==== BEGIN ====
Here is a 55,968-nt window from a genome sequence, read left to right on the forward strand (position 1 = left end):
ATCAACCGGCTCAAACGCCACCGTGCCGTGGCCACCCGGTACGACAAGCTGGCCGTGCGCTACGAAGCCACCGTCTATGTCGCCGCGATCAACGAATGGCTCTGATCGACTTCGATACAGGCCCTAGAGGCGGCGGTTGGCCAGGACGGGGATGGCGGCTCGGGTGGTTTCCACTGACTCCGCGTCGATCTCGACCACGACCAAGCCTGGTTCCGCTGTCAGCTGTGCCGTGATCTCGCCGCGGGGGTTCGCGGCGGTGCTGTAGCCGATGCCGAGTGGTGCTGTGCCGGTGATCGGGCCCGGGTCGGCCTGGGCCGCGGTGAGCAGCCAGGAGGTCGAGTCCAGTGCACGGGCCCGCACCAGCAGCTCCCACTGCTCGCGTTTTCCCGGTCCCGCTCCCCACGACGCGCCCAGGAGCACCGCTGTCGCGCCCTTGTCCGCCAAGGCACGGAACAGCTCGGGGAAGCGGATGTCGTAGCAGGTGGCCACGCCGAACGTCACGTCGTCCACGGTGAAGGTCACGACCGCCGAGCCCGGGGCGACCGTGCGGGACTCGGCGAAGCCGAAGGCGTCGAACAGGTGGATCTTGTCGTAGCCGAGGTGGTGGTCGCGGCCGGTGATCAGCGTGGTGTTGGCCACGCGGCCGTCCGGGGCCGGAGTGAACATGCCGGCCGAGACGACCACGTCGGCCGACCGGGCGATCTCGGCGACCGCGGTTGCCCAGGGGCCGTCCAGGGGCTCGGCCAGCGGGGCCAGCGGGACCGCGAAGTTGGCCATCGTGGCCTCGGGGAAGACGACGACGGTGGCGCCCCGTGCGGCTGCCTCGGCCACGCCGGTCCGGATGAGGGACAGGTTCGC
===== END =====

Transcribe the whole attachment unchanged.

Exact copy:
Here is a 55,968-nt window from a genome sequence, read left to right on the forward strand (position 1 = left end):
ATCAACCGGCTCAAACGCCACCGTGCCGTGGCCACCCGGTACGACAAGCTGGCCGTGCGCTACGAAGCCACCGTCTATGTCGCCGCGATCAACGAATGGCTCTGATCGACTTCGATACAGGCCCTAGAGGCGGCGGTTGGCCAGGACGGGGATGGCGGCTCGGGTGGTTTCCACTGACTCCGCGTCGATCTCGACCACGACCAAGCCTGGTTCCGCTGTCAGCTGTGCCGTGATCTCGCCGCGGGGGTTCGCGGCGGTGCTGTAGCCGATGCCGAGTGGTGCTGTGCCGGTGATCGGGCCCGGGTCGGCCTGGGCCGCGGTGAGCAGCCAGGAGGTCGAGTCCAGTGCACGGGCCCGCACCAGCAGCTCCCACTGCTCGCGTTTTCCCGGTCCCGCTCCCCACGACGCGCCCAGGAGCACCGCTGTCGCGCCCTTGTCCGCCAAGGCACGGAACAGCTCGGGGAAGCGGATGTCGTAGCAGGTGGCCACGCCGAACGTCACGTCGTCCACGGTGAAGGTCACGACCGCCGAGCCCGGGGCGACCGTGCGGGACTCGGCGAAGCCGAAGGCGTCGAACAGGTGGATCTTGTCGTAGCCGAGGTGGTGGTCGCGGCCGGTGATCAGCGTGGTGTTGGCCACGCGGCCGTCCGGGGCCGGAGTGAACATGCCGGCCGAGACGACCACGTCGGCCGACCGGGCGATCTCGGCGACCGCGGTTGCCCAGGGGCCGTCCAGGGGCTCGGCCAGCGGGGCCAGCGGGACCGCGAAGTTGGCCATCGTGGCCTCGGGGAAGACGACGACGGTGGCGCCCCGTGCGGCTGCCTCGGCCACGCCGGTCCGGATGAGGGACAGGTTCGC